–Undergraduate M. H. Beals
–Dr Paul Lucas
‘So, what do you think of the counter-culture literature of the period? Did you enjoy Catcher in the Rye?’
‘Why did you like it?’
‘I just get it, you know. I completely understand what Holden is trying to say.’
‘But I mean, really, can you really sympathise with someone like Holden? Isn’t he just a whiny, nihilistic, upper-middle-class brat? I mean, what is he rebelling against? His life is so easy! What gives him the right to complain about anything?’
‘No. I have to disagree. Even if he isn’t rebelling against something economic or political, it is still reflective of the general feeling of the time, that everyone was feeling the need to rebel against the boredom of the situation.’
I have done this for a variety of different topics, from everything from Columbus to the Earth Liberation Front. Sometimes it goes very well. I get the students to argue with me and present new and more specific evidence in their defence.
Sometimes they catch on, or hear from friends what stance I took. I simply switch sides.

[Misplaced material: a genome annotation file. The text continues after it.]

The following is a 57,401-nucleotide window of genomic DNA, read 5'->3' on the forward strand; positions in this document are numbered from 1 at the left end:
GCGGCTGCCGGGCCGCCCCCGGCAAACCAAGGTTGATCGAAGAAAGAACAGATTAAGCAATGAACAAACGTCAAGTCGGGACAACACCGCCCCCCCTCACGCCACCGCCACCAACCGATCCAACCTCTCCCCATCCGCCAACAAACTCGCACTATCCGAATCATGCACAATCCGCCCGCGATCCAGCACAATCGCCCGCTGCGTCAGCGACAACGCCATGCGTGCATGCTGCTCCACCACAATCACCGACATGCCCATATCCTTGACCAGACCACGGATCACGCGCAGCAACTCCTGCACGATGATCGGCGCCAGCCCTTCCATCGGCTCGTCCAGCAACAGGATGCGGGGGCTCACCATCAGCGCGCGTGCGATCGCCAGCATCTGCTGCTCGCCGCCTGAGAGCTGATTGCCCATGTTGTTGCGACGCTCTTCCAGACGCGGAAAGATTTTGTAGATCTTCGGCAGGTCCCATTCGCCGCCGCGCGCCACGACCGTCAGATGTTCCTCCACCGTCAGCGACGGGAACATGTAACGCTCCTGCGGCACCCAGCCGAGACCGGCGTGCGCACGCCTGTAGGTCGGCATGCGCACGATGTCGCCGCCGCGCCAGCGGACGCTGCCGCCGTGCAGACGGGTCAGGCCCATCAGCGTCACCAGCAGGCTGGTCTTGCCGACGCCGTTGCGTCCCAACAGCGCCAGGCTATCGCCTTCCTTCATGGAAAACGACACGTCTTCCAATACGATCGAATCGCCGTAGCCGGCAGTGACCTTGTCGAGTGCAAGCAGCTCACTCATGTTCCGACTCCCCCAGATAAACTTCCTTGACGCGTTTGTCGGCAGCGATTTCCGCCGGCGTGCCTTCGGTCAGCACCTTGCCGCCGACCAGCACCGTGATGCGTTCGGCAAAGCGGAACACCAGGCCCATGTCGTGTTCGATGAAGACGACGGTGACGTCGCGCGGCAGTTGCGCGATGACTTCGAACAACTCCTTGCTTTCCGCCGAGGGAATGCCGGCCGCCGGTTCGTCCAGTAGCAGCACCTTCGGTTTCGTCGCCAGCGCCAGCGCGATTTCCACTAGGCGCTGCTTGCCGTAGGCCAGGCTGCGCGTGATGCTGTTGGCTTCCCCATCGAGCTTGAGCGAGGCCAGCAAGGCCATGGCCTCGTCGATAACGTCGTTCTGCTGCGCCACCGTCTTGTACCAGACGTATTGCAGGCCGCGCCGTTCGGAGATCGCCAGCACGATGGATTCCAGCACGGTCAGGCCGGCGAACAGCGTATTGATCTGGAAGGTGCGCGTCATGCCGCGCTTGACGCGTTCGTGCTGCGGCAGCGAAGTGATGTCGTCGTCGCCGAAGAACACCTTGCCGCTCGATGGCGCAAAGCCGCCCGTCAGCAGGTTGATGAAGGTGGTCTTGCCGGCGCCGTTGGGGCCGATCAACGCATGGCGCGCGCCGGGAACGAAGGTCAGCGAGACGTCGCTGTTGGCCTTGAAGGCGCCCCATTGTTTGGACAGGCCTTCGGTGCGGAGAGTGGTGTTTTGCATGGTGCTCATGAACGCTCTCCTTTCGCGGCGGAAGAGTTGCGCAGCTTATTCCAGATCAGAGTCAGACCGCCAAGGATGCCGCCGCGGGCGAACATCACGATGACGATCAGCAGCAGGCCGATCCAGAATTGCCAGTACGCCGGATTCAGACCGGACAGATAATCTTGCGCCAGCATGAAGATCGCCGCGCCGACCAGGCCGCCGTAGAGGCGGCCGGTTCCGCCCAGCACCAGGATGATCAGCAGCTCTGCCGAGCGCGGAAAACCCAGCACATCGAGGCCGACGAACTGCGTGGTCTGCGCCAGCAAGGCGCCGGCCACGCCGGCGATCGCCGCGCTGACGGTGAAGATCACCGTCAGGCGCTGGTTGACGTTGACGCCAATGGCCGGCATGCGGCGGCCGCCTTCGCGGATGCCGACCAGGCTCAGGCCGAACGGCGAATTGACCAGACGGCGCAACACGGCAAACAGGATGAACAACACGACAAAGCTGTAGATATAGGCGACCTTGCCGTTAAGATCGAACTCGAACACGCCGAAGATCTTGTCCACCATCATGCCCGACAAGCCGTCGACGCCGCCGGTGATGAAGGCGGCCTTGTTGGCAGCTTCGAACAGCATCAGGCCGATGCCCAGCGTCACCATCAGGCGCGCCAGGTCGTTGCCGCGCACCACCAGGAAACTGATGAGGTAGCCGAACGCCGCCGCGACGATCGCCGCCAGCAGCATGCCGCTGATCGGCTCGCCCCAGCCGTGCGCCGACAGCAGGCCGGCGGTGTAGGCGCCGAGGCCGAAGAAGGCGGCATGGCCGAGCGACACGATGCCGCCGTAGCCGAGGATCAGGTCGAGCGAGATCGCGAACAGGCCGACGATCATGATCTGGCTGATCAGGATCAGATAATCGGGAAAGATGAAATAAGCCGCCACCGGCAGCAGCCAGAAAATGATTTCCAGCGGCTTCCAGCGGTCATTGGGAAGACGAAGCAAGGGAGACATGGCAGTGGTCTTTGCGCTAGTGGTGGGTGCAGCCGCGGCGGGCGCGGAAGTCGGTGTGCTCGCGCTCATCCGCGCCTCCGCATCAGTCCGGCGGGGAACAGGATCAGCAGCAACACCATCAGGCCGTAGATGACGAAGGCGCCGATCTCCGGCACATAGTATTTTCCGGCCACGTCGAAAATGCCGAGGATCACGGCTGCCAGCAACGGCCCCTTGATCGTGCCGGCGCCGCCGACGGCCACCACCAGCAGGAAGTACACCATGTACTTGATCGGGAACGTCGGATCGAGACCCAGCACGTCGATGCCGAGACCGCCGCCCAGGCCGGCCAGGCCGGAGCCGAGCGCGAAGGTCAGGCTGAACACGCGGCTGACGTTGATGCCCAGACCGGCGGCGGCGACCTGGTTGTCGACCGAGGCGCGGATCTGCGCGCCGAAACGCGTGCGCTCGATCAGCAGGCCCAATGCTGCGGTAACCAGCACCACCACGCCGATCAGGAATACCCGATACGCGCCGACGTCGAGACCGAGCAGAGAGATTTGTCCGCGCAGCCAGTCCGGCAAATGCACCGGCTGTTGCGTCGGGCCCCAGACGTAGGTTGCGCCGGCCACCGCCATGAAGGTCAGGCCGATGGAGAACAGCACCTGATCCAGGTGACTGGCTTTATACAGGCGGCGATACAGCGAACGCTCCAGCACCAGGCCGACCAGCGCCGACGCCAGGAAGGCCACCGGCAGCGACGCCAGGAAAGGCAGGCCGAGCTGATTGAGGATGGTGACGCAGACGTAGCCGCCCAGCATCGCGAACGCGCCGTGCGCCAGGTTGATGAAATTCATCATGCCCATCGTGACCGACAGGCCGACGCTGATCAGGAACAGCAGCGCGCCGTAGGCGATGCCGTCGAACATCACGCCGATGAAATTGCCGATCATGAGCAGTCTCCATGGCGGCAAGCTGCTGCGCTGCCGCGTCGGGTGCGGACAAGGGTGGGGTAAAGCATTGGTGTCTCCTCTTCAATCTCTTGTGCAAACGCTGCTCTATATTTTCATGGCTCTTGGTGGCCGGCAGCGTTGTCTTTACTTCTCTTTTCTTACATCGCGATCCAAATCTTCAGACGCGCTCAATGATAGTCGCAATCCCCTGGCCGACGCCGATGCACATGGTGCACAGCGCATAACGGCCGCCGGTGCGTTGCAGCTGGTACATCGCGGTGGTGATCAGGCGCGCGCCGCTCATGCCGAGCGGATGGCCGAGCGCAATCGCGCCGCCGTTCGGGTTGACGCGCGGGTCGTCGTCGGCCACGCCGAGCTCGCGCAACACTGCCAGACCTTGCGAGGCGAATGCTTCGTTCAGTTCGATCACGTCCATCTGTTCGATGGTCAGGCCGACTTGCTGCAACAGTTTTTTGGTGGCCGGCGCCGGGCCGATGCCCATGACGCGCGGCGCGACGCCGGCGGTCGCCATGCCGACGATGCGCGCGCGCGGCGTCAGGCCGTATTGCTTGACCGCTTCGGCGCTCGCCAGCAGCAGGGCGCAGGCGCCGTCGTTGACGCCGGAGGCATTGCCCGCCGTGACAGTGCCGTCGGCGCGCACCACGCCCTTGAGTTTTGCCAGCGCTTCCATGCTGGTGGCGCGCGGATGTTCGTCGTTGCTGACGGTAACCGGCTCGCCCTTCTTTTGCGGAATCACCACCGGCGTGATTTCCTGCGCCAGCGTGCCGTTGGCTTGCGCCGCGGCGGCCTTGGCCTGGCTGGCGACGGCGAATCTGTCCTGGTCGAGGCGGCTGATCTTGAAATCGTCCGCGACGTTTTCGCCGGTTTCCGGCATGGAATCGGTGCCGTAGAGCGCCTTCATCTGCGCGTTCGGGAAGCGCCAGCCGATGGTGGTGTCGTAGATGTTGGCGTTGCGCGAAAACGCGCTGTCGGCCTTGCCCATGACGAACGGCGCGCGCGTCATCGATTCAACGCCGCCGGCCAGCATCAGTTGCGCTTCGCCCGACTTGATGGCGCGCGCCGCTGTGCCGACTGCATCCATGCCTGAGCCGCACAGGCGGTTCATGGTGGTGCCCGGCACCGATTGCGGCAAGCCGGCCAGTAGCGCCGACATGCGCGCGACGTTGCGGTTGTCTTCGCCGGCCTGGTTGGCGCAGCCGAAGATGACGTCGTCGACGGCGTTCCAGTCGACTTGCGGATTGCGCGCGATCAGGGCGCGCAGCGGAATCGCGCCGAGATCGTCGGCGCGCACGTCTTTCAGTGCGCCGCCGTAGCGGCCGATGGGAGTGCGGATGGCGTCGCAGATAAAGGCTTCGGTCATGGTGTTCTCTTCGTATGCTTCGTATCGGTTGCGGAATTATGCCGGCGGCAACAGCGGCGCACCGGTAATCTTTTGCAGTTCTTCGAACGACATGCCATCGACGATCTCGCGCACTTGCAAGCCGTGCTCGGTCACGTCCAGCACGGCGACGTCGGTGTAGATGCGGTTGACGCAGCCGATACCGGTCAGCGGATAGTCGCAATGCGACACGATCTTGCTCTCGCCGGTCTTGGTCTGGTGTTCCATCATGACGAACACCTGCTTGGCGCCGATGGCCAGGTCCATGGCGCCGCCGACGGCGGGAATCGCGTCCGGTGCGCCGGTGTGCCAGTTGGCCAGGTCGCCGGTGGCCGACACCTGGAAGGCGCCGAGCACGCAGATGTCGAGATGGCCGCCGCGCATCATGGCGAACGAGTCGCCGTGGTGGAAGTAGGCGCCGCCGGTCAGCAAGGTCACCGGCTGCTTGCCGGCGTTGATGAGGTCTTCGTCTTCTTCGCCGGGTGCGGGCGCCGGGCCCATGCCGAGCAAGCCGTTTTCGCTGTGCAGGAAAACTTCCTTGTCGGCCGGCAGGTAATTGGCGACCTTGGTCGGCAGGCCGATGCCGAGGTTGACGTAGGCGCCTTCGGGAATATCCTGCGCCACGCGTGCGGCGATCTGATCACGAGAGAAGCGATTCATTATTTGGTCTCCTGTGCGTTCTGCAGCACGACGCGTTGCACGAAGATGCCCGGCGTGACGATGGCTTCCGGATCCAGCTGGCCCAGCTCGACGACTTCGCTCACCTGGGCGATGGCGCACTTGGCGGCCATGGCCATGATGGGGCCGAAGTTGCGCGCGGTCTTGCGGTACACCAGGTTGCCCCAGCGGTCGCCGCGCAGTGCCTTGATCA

Sometimes it goes horribly wrong. One student, when defending Kennedy’s aggressive reaction to Castro’s Revolution, looked absolutely crest-fallen when I argued against their point. They actually apologised to me after class for their opinion.
I managed to explain to them that I was playing Devil’s Advocate, and I just wanted to push them to define their argument a bit more concretely. In the end, they seemed happy with the situation, but I am sure many of those stunned silent simply felt their ideas were wrong, or had been rejected out of hand.
So, where should I draw the line? When does ‘playing Devil’s advocate’ go beyond stretching my students to actually breaking them?